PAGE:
Many of us have heard of the 7 cardinal sins, which are different thoughts/feelings/actions that prevent you from reaching your maximum potential as a person. Similarly, here are 7 cardinal sins that will block you from reaching your maximum potential as a student.
1. Indifference/Apathy- “Motivation is what gets you started. Habit is what keeps you going” (Jim Rohn). Without developing strong habits and routines, you are at the mercy of your motivation. You will not always be naturally motivated to give your best effort in every class, test, and homework session. It is easy to slip into apathy and lose interest in your academics. Apathy happens quickly, but recovering from it can be very difficult. Establish routines and teach yourself how to avoid apathy before it leaves you feeling unable and unwilling to push yourself in academics.
2. Stubbornness- Your natural talents have limits, but your ability to improve only has limits that you create. If you do not allow yourself to be teachable, you create a limit to the knowledge and success you can achieve. Even the best student in the room can learn from everyone else if they are open to listening and remaining humble. “You must always be the apprentice, even when you become the master” (Christopher Cumby).
3. Pride- Pride and ego are obstacles that can impact every aspect of your education. Claude Bernard said, “It’s what we think we know that keeps us from learning.” The more we stop to inflate our ego and take pride in our accomplishments, the less time we have to work harder and strive for even bigger accomplishments. When you feel like bragging or showing off, instead ask yourself what you can do to improve to an even higher level. Never settle!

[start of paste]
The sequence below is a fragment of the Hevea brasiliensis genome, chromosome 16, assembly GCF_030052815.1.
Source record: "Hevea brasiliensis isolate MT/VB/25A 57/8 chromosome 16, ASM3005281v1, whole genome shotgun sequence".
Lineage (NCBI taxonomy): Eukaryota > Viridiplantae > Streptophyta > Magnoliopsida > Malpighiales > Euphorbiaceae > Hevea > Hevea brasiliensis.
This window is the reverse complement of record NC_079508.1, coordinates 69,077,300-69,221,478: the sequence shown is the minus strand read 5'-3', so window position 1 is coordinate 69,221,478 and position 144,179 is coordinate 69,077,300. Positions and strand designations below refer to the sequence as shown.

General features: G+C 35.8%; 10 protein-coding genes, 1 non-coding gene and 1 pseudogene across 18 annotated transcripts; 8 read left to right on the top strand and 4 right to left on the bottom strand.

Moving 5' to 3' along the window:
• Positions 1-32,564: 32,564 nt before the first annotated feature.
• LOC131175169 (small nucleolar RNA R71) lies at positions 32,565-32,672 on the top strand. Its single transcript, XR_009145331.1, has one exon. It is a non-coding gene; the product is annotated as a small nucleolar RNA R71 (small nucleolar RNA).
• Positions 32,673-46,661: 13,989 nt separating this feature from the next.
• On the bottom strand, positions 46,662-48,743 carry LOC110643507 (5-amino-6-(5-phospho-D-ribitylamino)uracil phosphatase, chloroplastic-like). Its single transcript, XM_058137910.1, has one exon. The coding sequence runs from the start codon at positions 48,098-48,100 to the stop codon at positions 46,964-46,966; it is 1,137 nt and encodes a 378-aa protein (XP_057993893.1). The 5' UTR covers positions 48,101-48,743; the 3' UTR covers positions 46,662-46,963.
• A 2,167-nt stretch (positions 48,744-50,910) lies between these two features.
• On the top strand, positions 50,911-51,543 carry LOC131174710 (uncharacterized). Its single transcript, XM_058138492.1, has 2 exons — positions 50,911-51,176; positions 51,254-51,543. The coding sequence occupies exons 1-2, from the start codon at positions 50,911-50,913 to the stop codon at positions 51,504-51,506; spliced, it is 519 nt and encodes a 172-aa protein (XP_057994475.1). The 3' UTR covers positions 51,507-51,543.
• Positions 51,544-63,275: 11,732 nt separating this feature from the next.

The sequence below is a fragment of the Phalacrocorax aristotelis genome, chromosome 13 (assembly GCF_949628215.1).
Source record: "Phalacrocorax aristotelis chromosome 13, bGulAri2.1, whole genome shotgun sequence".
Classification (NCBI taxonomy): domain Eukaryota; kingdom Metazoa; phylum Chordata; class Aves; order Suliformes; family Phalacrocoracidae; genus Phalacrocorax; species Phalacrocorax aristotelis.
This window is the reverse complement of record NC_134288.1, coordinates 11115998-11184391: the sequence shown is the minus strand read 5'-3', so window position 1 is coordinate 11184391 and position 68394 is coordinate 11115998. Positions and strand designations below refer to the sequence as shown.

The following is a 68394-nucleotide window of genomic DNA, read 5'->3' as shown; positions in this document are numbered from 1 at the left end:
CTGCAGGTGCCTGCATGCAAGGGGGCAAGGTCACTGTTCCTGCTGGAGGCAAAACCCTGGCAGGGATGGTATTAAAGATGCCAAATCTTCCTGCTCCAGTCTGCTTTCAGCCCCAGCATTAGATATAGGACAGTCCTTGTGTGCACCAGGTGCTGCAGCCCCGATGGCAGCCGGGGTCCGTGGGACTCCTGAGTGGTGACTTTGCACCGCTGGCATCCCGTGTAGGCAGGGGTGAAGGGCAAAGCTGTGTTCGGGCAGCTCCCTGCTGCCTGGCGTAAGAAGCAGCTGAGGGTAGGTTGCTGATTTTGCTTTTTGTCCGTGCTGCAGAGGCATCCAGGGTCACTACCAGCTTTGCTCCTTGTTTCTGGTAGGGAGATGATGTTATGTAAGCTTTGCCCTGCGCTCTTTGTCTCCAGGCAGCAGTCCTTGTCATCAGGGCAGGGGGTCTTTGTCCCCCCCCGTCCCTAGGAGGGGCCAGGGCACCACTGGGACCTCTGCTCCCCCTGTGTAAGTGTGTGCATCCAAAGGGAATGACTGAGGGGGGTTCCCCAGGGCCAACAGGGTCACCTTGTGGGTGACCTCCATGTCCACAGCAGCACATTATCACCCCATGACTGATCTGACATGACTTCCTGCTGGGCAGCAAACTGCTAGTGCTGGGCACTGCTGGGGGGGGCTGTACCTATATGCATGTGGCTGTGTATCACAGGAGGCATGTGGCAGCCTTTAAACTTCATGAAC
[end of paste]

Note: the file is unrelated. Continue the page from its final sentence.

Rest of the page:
4. Self-Doubt- “Doubt kills more dreams than failure ever will” (Karim Seddiki). To reach the highest levels of academics, you will face many moments that require bravery and courage. Self-doubt is the silent killer that can cause you to miss the opportunity for growth. If you find yourself making excuses often, especially for a new or challenging academic task, ask yourself if the excuses are legitimate or if they are your own self-doubts holding you back from the student and person that you can be.
5. Comfort Zone- “In any given moment we have two options: to step forward into growth or to step back into safety” (Abraham Maslow). One of the most dangerous phrases you will ever hear in school is “I’m just coasting.” A comfort zone is a place where you cannot grow or get better. Protecting your grades, doing just enough to pass, or refusing new opportunities will keep you comfortable, but it will also keep you the same. Refusing to challenge yourself is also a refusal to become a better person.
6. Perfectionism- the ultimate double-edged sword. It is a great quality to strive to do your best. Perfectionism is the extreme that poisons that quality and damages you as a student. If you need to be perfect, you will never be satisfied with what you do and will constantly cycle back to self-doubt. Instead, learn to strive for perfection in your EFFORT. Be satisfied with the work ethic you demonstrate and use that to measure your level of work. If you simply focus on the results and finished products, you will always feel like you could have done better, which is a damaging and unproductive thought. “Perfectionism doesn’t make you feel perfect; it makes you feel inadequate” (Maria Shriver).
7. Over-seriousness- Sometimes, setting big goals leads us to go all in, forgetting everything else in our life to accomplish the task at hand. While you shouldn’t limit yourself, you also shouldn’t take yourself too seriously. Whether you reach your goal or not, you won’t find happiness in the process or the result. Learn to enjoy the whole process of learning. Take breaks when you feel yourself burning out. Find ways to recharge your batteries so that you can give your best effort consistently. “There is virtue in work and there is virtue in rest. Use both and overlook neither” (Alan Cohen).